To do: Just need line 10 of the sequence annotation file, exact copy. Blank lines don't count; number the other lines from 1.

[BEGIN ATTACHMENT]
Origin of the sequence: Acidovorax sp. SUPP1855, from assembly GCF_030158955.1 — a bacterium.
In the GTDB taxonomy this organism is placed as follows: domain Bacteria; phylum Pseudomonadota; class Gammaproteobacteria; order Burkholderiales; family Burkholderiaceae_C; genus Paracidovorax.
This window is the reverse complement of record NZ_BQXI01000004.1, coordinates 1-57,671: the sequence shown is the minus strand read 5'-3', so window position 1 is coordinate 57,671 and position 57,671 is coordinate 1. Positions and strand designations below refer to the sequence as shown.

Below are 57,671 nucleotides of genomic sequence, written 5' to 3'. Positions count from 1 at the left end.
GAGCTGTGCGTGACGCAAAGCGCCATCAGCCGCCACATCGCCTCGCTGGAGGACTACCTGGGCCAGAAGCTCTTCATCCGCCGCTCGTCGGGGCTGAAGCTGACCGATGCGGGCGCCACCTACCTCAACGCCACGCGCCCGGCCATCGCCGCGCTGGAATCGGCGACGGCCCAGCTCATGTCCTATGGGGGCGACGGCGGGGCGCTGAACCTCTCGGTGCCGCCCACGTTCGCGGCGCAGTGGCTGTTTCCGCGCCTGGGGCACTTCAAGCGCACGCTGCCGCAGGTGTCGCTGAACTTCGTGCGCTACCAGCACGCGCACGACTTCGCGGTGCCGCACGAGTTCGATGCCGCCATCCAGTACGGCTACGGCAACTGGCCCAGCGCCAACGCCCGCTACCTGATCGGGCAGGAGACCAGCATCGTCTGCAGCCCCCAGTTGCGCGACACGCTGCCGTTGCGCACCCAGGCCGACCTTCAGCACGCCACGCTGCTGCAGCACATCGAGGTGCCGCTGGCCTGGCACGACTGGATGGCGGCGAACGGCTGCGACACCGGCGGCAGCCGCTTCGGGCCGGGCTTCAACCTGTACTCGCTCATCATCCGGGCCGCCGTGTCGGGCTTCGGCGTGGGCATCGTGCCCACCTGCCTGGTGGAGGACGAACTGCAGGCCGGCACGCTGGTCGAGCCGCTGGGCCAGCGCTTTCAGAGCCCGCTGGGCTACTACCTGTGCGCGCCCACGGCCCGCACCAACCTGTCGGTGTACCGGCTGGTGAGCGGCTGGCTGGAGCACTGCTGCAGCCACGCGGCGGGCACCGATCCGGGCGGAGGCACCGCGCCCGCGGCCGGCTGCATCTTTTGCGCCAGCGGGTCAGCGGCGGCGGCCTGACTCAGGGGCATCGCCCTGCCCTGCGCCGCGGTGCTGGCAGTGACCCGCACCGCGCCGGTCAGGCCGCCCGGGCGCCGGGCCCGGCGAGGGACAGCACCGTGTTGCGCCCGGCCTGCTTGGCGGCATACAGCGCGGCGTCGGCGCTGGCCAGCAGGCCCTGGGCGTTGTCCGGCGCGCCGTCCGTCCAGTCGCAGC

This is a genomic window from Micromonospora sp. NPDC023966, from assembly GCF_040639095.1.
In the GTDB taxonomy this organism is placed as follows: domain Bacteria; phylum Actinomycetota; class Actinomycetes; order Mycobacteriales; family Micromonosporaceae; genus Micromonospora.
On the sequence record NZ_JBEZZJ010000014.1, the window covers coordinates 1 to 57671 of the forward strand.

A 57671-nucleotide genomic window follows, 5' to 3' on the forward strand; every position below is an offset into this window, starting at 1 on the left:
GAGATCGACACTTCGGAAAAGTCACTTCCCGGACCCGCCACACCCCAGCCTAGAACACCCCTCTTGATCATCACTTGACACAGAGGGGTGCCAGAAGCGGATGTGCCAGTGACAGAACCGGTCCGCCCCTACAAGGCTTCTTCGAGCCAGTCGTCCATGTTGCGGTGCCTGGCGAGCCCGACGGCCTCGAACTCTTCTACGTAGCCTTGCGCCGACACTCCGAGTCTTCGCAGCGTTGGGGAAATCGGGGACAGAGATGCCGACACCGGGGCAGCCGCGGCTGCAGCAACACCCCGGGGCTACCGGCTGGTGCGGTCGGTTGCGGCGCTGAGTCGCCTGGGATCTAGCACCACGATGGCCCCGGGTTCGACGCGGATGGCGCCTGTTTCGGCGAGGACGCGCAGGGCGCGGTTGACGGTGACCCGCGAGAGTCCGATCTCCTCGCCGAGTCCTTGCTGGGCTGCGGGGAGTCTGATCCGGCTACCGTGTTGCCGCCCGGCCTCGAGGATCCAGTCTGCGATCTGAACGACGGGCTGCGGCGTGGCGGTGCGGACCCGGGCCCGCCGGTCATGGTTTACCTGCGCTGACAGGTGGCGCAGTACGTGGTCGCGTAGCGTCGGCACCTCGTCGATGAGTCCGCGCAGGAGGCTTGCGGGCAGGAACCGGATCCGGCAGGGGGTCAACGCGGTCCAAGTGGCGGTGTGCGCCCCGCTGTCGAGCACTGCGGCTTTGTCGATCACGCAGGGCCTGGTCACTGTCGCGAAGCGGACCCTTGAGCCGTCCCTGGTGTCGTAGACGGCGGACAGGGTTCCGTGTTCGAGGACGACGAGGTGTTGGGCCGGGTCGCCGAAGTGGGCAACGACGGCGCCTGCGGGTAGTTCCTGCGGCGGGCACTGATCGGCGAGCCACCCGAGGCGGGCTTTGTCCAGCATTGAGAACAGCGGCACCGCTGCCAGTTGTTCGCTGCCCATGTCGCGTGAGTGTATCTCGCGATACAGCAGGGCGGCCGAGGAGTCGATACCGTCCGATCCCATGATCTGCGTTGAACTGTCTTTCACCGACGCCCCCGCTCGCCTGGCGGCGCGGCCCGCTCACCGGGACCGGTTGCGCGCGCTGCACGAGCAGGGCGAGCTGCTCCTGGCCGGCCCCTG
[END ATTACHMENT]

GAGATCGACACTTCGGAAAAGTCACTTCCCGGACCCGCCACACCCCAGCCTAGAACACCCCTCTTGATCATCACTTGACACAGAGGGGTGCCAGAAGCGGATGTGCCAGTGACAGAACCGGTCCGCCCCTACAAGGCTTCTTCGAGCCAGTCGTCCATGTTGCGGTGCCTGGCGAGCCCGACGGCCTCGAACTCTTCTACGTAGCCTTGCGCCGACACTCCGAGTCTTCGCAGCGTTGGGGAAATCGGGGACAGAGATGCCGACACCGGGGCAGCCGCGGCTGCAGCAACACCCCGGGGCTACCGGCTGGTGCGGTCGGTTGCGGCGCTGAGTCGCCTGGGATCTAGCACCACGATGGCCCCGGGTTCGACGCGGATGGCGCCTGTTTCGGCGAGGACGCGCAGGGCGCGGTTGACGGTGACCCGCGAGAGTCCGATCTCCTCGCCGAGTCCTTGCTGGGCTGCGGGGAGTCTGATCCGGCTACCGTGTTGCCGCCCGGCCTCGAGGATCCAGTCTGCGATCTGAACGACGGGCTGCGGCGTGGCGGTGCGGACCCGGGCCCGCCGGTCATGGTTTACCTGCGCTGACAGGTGGCGCAGTACGTGGTCGCGTAGCGTCGGCACCTCGTCGATGAGTCCGCGCAGGAGGCTTGCGGGCAGGAACCGGATCCGGCAGGGGGTCAACGCGGTCCAAGTGGCGGTGTGCGCCCCGCTGTCGAGCACTGCGGCTTTGTCGATCACGCAGGGCCTGGTCACTGTCGCGAAGCGGACCCTTGAGCCGTCCCTGGTGTCGTAGACGGCGGACAGGGTTCCGTGTTCGAGGACGACGAGGTGTTGGGCCGGGTCGCCGAAGTGGGCAACGACGGCGCCTGCGGGTAGTTCCTGCGGCGGGCACTGATCGGCGAGCCACCCGAGGCGGGCTTTGTCCAGCATTGAGAACAGCGGCACCGCTGCCAGTTGTTCGCTGCCCATGTCGCGTGAGTGTATCTCGCGATACAGCAGGGCGGCCGAGGAGTCGATACCGTCCGATCCCATGATCTGCGTTGAACTGTCTTTCACCGACGCCCCCGCTCGCCTGGCGGCGCGGCCCGCTCACCGGGACCGGTTGCGCGCGCTGCACGAGCAGGGCGAGCTGCTCCTGGCCGGCCCCTG